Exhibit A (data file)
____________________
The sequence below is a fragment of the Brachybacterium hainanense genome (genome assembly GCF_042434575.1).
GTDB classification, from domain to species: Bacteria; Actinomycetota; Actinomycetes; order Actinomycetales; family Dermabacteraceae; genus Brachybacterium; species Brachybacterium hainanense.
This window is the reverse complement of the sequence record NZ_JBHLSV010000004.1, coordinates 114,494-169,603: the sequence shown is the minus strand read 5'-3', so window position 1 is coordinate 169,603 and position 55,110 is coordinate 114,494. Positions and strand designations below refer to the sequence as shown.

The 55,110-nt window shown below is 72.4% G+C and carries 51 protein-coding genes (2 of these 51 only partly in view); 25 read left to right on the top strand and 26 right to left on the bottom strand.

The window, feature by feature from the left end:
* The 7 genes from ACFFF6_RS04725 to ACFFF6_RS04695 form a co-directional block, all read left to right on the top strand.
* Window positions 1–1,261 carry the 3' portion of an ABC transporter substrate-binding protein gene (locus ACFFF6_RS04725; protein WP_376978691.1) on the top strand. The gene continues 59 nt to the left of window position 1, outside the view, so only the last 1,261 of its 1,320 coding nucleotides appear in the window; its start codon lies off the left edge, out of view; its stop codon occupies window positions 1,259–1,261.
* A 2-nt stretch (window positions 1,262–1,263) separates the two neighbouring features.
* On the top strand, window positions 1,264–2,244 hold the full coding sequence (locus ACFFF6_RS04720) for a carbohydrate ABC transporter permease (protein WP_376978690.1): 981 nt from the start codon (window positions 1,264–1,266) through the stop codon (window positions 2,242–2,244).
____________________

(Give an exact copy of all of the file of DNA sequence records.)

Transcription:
The sequence below is a fragment of the Brachybacterium hainanense genome (genome assembly GCF_042434575.1).
GTDB classification, from domain to species: Bacteria; Actinomycetota; Actinomycetes; order Actinomycetales; family Dermabacteraceae; genus Brachybacterium; species Brachybacterium hainanense.
This window is the reverse complement of the sequence record NZ_JBHLSV010000004.1, coordinates 114,494-169,603: the sequence shown is the minus strand read 5'-3', so window position 1 is coordinate 169,603 and position 55,110 is coordinate 114,494. Positions and strand designations below refer to the sequence as shown.

The 55,110-nt window shown below is 72.4% G+C and carries 51 protein-coding genes (2 of these 51 only partly in view); 25 read left to right on the top strand and 26 right to left on the bottom strand.

The window, feature by feature from the left end:
* The 7 genes from ACFFF6_RS04725 to ACFFF6_RS04695 form a co-directional block, all read left to right on the top strand.
* Window positions 1–1,261 carry the 3' portion of an ABC transporter substrate-binding protein gene (locus ACFFF6_RS04725; protein WP_376978691.1) on the top strand. The gene continues 59 nt to the left of window position 1, outside the view, so only the last 1,261 of its 1,320 coding nucleotides appear in the window; its start codon lies off the left edge, out of view; its stop codon occupies window positions 1,259–1,261.
* A 2-nt stretch (window positions 1,262–1,263) separates the two neighbouring features.
* On the top strand, window positions 1,264–2,244 hold the full coding sequence (locus ACFFF6_RS04720) for a carbohydrate ABC transporter permease (protein WP_376978690.1): 981 nt from the start codon (window positions 1,264–1,266) through the stop codon (window positions 2,242–2,244).